With plenty of daylight left, and with nicely warm temperatures for the moment, I settled in at the yurt's picnic table and read the cabin's log books. There was a brand new log book, just a few days old. The most recent visitors to the yurt were three students from Michigan Tech who had visited the Porkies as part of an Ecology class. That's a class I'd have liked to take! There was also an older log book, fully filled, that stretched all the way back to 2018. I ate dinner as I read (freeze-dried lasagna -- adequate, if not amazing) and enjoyed stories of camping trips long past. Perhaps because the yurt is so close to a modern campground and parking lot, the logs lacked many of the tales of struggle and poor planning that feature in so many many backcountry cabin logbooks.

After dinner, I hauled in some fresh firewood. The park provides wood for heating the cabins that are open in the winter. The wood was fairly wet, despite the large tarp covering the pile. The logs were split, but still much too large to be useful in the wood stove. I spent some re-splitting the wood with the yurt's axe, and then hauled in a large pile that would need several days to dry.

The yurt's fire pit, on the other hand, was disgusting. Someone had left an enormous amount of unburned napkins or paper, which had gotten wet and soggy. There was also a partly burned plastic bag and styrofoam meat tray (they never burn! stop trying!) and some mysterious food remnants. Maybe a lobster shell?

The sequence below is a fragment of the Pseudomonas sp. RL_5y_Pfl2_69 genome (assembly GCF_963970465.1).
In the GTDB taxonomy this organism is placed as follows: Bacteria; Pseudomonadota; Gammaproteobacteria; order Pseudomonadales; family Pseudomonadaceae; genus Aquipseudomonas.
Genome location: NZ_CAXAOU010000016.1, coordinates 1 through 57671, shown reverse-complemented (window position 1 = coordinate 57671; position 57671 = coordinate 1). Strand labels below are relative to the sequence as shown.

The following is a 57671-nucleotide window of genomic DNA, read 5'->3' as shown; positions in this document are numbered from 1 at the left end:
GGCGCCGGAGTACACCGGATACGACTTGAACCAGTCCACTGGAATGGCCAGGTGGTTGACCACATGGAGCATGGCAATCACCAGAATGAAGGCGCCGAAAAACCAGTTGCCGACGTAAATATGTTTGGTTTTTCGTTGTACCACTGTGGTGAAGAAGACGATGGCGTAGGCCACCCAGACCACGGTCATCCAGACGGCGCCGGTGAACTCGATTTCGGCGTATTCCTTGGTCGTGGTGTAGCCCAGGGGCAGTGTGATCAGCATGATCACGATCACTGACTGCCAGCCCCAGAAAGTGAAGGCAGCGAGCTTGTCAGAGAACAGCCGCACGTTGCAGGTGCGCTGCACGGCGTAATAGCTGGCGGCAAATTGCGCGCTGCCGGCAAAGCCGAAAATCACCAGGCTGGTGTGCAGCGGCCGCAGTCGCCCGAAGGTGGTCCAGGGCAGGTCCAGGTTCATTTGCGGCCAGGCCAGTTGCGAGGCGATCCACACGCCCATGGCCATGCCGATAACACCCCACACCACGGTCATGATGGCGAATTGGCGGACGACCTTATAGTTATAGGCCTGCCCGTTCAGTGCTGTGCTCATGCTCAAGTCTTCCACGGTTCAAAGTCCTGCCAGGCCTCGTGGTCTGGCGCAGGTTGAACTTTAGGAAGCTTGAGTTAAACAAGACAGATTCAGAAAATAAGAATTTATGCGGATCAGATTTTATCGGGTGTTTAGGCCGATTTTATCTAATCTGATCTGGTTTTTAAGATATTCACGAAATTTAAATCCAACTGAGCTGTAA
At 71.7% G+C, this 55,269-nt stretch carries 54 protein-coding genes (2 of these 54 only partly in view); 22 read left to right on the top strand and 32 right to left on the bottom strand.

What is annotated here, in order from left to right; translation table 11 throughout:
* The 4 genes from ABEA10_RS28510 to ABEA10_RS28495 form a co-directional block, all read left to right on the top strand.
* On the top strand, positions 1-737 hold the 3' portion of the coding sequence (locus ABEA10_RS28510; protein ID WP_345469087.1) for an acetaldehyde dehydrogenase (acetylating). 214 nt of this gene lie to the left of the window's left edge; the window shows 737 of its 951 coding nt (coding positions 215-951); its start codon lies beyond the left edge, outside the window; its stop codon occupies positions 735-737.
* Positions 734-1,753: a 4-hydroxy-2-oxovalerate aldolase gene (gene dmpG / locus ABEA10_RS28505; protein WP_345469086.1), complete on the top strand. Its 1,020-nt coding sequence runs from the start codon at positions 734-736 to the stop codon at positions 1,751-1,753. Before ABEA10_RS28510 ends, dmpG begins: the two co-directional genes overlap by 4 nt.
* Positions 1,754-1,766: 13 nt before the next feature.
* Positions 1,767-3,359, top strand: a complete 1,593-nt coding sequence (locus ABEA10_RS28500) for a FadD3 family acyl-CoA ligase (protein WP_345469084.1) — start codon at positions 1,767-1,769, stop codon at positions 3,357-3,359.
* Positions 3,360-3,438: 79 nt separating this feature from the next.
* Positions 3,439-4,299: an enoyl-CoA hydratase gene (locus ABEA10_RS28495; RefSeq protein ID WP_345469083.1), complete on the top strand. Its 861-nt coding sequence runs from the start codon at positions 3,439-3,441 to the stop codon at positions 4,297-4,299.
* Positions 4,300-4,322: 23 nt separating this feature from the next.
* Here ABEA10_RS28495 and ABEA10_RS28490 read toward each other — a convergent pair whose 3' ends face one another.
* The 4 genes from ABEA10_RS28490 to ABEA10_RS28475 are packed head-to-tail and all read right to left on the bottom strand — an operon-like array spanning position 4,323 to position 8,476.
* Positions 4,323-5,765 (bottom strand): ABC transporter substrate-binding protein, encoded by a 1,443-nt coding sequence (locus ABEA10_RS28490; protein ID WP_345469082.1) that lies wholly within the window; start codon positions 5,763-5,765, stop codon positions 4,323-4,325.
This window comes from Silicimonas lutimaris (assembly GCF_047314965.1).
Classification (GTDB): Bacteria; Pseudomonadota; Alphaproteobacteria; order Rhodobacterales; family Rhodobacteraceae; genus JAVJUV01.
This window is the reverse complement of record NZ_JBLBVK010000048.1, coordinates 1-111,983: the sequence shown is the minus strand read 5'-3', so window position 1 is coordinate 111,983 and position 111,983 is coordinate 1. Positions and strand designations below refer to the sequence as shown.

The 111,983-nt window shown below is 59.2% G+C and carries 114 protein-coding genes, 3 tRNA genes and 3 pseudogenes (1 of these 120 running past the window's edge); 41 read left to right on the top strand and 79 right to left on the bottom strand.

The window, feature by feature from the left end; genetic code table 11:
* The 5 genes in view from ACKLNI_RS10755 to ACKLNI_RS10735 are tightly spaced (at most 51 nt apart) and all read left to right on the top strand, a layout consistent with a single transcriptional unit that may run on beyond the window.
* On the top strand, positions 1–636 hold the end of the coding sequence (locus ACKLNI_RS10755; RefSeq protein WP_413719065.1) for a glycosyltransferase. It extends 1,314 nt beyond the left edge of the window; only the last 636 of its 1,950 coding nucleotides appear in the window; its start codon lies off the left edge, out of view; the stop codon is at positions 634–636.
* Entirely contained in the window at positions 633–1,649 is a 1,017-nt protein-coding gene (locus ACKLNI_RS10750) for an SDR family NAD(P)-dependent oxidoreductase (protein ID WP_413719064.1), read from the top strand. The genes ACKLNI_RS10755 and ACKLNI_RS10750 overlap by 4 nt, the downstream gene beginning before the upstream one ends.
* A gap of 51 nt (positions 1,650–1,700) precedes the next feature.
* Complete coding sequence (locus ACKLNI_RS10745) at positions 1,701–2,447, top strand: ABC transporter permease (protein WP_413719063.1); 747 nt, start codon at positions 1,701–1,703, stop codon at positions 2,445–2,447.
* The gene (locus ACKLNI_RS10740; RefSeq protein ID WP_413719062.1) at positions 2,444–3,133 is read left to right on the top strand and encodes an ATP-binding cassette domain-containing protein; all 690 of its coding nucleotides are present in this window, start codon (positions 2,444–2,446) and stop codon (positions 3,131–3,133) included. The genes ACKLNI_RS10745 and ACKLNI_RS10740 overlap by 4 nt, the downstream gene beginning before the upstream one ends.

What not to do with a fire pit. Click to enlarge, if you dare.

I vowed to clean out the fire pit before I left. For now, I left it: When you don't have regular running water and soap, you think really hard before getting your hands that messy.

At one point, just for the heck of it, I turned on my cell phone. Magically, I had one tiny bar of service! (I've never had cell service anywhere in the Porkies, except for a few occasional high points like Government Peak.) Apparently this stretch of Lake Superior shoreline catches some distant tower's signal. I checked in with Sarah, who was preparing for the next day's final exams, and then went right back into airplane mode. Why waste Porkies time on doomscrolling?

Evening slowly slid in. It was hard to tell, with the uniformly gray sky. There was no sunset to speak of. The wind slowly increased and the waves roared against the rocky shore.

The temperature remained moderate, but I knew it would be cool tonight. I moved inside and got a small fire started in the wood stove -- one match! (The detailed instructions in the Last Porcupine Mountains Companion have served me quite well over the years.) I fed it logs slowly all evening while I sat and read on my Kindle.

Inside the yurt: Two bunks, a wood stove, and a table.

Eventually I snuggled in to my bed: A highly insulated air mattress (the yurt's mattresses were as rock-hard as ever) and a 0-degree camping quilt. Together with the small bit of heat from the wood stove, I was as snug as a backpacker could hope to be.

Next time: Day 2 - Too many waterfalls!

Miles hiked: 6.9 (including 1.2 miles just back and forth to the car)

Total miles: 6.9